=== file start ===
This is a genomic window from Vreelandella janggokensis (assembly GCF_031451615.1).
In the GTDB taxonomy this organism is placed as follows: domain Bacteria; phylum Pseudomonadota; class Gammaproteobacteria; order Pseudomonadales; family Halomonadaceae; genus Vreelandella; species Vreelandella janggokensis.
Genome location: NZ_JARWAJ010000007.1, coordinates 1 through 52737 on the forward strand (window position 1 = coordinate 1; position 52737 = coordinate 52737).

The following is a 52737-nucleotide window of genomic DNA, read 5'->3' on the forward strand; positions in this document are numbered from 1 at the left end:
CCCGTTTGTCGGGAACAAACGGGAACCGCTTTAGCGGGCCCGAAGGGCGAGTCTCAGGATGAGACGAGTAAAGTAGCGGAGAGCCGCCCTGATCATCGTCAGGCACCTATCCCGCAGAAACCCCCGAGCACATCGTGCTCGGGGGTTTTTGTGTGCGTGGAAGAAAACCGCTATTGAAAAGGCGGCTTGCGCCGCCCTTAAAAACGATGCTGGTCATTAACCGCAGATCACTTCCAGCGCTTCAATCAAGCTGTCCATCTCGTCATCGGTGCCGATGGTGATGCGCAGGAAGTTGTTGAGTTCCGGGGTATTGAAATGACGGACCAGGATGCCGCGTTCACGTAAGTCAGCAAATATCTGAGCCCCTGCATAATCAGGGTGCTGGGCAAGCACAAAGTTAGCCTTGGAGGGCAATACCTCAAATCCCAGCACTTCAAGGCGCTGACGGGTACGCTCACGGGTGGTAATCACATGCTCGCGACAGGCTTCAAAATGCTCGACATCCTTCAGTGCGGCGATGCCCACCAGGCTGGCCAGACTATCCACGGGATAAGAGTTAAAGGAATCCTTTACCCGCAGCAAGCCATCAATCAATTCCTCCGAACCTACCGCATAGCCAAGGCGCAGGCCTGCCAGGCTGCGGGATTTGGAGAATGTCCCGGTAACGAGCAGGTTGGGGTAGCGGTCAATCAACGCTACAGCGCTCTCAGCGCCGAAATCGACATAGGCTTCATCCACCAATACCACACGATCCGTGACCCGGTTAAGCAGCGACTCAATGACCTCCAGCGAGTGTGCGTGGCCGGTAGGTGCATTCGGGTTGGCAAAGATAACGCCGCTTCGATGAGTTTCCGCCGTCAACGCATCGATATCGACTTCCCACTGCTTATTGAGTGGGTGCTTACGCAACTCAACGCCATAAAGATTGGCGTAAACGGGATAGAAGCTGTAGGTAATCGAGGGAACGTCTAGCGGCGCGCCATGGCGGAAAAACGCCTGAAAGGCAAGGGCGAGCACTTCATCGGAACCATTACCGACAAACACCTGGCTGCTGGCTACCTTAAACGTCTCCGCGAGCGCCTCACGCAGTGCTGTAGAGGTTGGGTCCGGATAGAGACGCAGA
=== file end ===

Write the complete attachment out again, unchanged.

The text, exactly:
This is a genomic window from Vreelandella janggokensis (assembly GCF_031451615.1).
In the GTDB taxonomy this organism is placed as follows: domain Bacteria; phylum Pseudomonadota; class Gammaproteobacteria; order Pseudomonadales; family Halomonadaceae; genus Vreelandella; species Vreelandella janggokensis.
Genome location: NZ_JARWAJ010000007.1, coordinates 1 through 52737 on the forward strand (window position 1 = coordinate 1; position 52737 = coordinate 52737).

The following is a 52737-nucleotide window of genomic DNA, read 5'->3' on the forward strand; positions in this document are numbered from 1 at the left end:
CCCGTTTGTCGGGAACAAACGGGAACCGCTTTAGCGGGCCCGAAGGGCGAGTCTCAGGATGAGACGAGTAAAGTAGCGGAGAGCCGCCCTGATCATCGTCAGGCACCTATCCCGCAGAAACCCCCGAGCACATCGTGCTCGGGGGTTTTTGTGTGCGTGGAAGAAAACCGCTATTGAAAAGGCGGCTTGCGCCGCCCTTAAAAACGATGCTGGTCATTAACCGCAGATCACTTCCAGCGCTTCAATCAAGCTGTCCATCTCGTCATCGGTGCCGATGGTGATGCGCAGGAAGTTGTTGAGTTCCGGGGTATTGAAATGACGGACCAGGATGCCGCGTTCACGTAAGTCAGCAAATATCTGAGCCCCTGCATAATCAGGGTGCTGGGCAAGCACAAAGTTAGCCTTGGAGGGCAATACCTCAAATCCCAGCACTTCAAGGCGCTGACGGGTACGCTCACGGGTGGTAATCACATGCTCGCGACAGGCTTCAAAATGCTCGACATCCTTCAGTGCGGCGATGCCCACCAGGCTGGCCAGACTATCCACGGGATAAGAGTTAAAGGAATCCTTTACCCGCAGCAAGCCATCAATCAATTCCTCCGAACCTACCGCATAGCCAAGGCGCAGGCCTGCCAGGCTGCGGGATTTGGAGAATGTCCCGGTAACGAGCAGGTTGGGGTAGCGGTCAATCAACGCTACAGCGCTCTCAGCGCCGAAATCGACATAGGCTTCATCCACCAATACCACACGATCCGTGACCCGGTTAAGCAGCGACTCAATGACCTCCAGCGAGTGTGCGTGGCCGGTAGGTGCATTCGGGTTGGCAAAGATAACGCCGCTTCGATGAGTTTCCGCCGTCAACGCATCGATATCGACTTCCCACTGCTTATTGAGTGGGTGCTTACGCAACTCAACGCCATAAAGATTGGCGTAAACGGGATAGAAGCTGTAGGTAATCGAGGGAACGTCTAGCGGCGCGCCATGGCGGAAAAACGCCTGAAAGGCAAGGGCGAGCACTTCATCGGAACCATTACCGACAAACACCTGGCTGCTGGCTACCTTAAACGTCTCCGCGAGCGCCTCACGCAGTGCTGTAGAGGTTGGGTCCGGATAGAGACGCAGA